In House

Teleicia J.R. Dambreville

Plan and Respond to Protect Against Retaliation Claims

By Teleicia J.R. Dambreville |

Retaliation claims are the most common employment-related suits filed with the U.S. Equal Employment Opportunity Commission. Since 1997, retaliation claims have been on a steady rise, and in 2013, such claims made up 41.1 percent of all charges filed with the EEOC, according to its own statistics. Because all of the laws enforced by the EEOC, which prohibit discrimination in employment, also prohibit retaliation in any aspect of employment, employers are highly susceptible to retaliation claims. Employers must take proactive steps to train managers, supervisors and human resources personnel to protect themselves against the ever-increasing liability of retaliation lawsuits.

Close up of human hands pushing keys of laptop

Understanding Ethics and Obligations Regarding Global Big Data

By Tara Lawler and Laura Kibbe |

It is a basic tenet of professional responsibility that lawyers obtain sufficient proficiency to ensure competent representation of their clients. The challenge in today's world of Big Data and corporate globalization and outsourcing of IT infrastructure is that the level of technological proficiency required is not always clear. Understanding your obligations and establishing defensible processes will be necessary to fully demonstrate competence in discovery should an issue arise.

Close up of human hands pushing keys of laptop

Telecommuting as a Reasonable Accommodation Under the ADA

By Teleicia J.R. Dambreville |

Advances in technology have redefined the workplace, including where work can be performed. In many instances, physical presence in the workplace is no longer a strict requirement, and employers have voluntarily adopted telecommuting/telework policies that allow employees to work from a remote location away from the central workplace.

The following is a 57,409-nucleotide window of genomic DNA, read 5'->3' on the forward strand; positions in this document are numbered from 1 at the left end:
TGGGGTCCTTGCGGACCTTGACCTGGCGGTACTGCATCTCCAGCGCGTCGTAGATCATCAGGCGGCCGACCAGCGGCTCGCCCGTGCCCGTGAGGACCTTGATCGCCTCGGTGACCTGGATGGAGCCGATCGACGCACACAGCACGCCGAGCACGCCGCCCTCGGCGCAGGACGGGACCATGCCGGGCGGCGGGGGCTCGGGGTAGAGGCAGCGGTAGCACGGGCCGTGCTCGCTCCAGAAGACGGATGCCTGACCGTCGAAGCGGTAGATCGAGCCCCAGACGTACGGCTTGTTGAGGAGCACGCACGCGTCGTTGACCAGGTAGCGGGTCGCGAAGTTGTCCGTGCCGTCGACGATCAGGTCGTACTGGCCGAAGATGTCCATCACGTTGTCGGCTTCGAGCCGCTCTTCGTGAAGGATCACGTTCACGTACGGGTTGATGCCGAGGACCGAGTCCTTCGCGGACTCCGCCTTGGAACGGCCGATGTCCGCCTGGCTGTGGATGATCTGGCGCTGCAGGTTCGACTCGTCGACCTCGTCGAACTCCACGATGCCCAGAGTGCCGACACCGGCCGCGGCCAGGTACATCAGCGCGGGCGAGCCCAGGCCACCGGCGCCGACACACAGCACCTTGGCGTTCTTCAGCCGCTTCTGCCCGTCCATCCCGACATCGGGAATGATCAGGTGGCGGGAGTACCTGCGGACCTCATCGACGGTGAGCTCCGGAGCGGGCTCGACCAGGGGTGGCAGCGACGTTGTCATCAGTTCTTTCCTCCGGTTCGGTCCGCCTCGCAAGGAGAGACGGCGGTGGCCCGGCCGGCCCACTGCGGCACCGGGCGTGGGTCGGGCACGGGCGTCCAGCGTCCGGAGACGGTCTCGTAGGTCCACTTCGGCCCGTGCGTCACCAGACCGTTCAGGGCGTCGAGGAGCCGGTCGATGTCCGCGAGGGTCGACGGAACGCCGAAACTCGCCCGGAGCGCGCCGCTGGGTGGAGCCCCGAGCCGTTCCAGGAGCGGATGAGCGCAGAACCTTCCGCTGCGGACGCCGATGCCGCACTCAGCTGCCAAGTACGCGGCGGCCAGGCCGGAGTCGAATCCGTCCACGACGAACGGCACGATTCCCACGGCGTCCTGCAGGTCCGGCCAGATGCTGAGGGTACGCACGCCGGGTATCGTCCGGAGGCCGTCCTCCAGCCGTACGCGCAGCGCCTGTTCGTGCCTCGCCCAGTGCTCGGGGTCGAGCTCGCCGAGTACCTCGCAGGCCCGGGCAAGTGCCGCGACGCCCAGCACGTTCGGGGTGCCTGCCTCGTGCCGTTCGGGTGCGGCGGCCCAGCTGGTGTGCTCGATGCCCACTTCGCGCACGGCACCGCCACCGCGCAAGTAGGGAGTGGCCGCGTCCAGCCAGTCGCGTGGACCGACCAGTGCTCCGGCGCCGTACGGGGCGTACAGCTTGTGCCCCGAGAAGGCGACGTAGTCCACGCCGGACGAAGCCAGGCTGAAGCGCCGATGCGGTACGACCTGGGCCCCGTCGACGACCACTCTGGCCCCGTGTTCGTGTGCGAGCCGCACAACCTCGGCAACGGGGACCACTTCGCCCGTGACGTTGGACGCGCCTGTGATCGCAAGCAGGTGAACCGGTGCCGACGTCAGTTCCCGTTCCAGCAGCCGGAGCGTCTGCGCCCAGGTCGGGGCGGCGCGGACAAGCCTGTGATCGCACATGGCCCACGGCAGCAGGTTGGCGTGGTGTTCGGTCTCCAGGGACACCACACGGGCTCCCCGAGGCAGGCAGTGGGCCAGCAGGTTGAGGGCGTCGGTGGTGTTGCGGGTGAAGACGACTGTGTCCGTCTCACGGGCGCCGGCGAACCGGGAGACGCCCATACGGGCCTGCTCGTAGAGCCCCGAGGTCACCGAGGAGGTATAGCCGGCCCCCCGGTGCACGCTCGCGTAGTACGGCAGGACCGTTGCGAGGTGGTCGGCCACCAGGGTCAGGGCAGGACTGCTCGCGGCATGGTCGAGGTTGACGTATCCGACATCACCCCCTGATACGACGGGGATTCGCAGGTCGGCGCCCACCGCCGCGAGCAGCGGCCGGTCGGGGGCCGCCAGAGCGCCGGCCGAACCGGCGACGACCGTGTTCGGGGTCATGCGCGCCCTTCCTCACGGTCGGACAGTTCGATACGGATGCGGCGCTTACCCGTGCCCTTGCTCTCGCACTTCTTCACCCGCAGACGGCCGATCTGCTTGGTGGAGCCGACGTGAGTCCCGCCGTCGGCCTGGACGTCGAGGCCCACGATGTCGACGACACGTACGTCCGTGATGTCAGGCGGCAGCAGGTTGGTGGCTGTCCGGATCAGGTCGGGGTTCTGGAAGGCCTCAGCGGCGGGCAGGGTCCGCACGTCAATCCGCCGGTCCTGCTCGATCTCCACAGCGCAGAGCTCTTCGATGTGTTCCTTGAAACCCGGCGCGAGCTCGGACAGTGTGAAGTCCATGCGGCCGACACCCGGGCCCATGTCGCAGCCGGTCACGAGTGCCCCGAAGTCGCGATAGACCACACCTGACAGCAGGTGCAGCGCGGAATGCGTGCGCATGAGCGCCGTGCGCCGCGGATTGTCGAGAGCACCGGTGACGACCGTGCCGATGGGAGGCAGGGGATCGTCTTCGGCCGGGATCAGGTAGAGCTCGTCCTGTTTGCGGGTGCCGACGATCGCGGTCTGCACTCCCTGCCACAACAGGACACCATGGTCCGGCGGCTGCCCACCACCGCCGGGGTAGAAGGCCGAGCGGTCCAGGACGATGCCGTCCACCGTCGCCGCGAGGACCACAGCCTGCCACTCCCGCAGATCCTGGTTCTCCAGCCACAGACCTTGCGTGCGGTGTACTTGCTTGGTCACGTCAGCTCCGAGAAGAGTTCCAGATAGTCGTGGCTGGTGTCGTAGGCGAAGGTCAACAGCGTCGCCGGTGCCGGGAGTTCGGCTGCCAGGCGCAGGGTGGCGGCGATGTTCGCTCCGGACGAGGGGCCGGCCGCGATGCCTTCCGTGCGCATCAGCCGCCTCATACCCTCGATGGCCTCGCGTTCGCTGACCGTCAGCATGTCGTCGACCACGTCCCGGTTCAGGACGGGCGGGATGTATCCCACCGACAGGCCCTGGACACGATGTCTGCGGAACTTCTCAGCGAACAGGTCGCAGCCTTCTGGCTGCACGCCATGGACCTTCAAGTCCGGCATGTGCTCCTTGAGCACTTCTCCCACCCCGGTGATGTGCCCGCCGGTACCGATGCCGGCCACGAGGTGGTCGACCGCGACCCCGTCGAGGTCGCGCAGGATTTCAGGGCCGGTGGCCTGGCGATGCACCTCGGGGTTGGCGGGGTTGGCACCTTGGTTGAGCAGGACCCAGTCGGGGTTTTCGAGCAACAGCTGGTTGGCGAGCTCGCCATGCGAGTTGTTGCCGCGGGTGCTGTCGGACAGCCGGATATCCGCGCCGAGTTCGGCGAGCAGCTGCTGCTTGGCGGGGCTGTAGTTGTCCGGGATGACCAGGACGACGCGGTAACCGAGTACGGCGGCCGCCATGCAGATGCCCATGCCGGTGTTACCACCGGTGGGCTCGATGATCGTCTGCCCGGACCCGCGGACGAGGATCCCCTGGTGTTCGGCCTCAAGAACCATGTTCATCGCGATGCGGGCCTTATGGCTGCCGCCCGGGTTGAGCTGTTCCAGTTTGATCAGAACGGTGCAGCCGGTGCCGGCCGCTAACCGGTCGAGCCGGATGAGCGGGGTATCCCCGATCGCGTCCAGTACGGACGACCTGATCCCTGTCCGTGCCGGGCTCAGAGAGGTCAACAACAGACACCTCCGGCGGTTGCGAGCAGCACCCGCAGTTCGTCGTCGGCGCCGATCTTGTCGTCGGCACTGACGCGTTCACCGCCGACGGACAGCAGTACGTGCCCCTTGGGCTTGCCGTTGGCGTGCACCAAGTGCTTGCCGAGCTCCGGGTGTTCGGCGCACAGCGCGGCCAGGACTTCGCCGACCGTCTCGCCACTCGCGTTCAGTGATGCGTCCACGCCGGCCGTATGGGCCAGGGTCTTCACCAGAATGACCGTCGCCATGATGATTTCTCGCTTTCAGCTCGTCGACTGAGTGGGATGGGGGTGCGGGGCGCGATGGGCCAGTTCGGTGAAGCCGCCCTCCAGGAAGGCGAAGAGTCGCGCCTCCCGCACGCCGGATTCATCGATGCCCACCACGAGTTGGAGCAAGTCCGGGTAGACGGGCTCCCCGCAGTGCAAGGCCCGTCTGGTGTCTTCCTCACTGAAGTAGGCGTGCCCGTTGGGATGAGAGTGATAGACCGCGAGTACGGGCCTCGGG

Facebook's campus at 1601 Willow Road in Menlo Park, CA

The Crime-Fraud Exception to Attorney-Client Privilege

By Hayes Hunt and Michael P. Zabel |

The crime-fraud exception to attorney-client privilege: As an attorney, you may not anticipate it applying to your emails, your letters or your advice to your client. But even if you never see it coming, your client's intentions in obtaining legal advice may expose your communications to disclosure. A law firm is experiencing this problem firsthand in a series of high-profile cases involving Facebook, Mark Zuckerberg and a former business partner. The cases present an interesting study in how the crime-fraud exception can operate.

Requiring Employee Confidentiality in Internal Investigations

By Nina Markey |

Employers conducting internal investigations often seek to keep the information they obtain confidential for a variety of reasons. Employers may be concerned that they will lose control of the process, witness credibility may be affected by employee disclosures, witness intimidation may occur, someone may improperly use confidential information discovered during the investigation, or someone will report conduct externally before the employer can collect all of the relevant evidence and information. Employees may also fear retaliation when they participate in an investigation, and the promise of confidentiality encourages employees to come forward. Indeed, Equal Employment Opportunity Commission (EEOC) enforcement guidance instructs employers to protect the confidentiality of harassment allegations to the extent possible.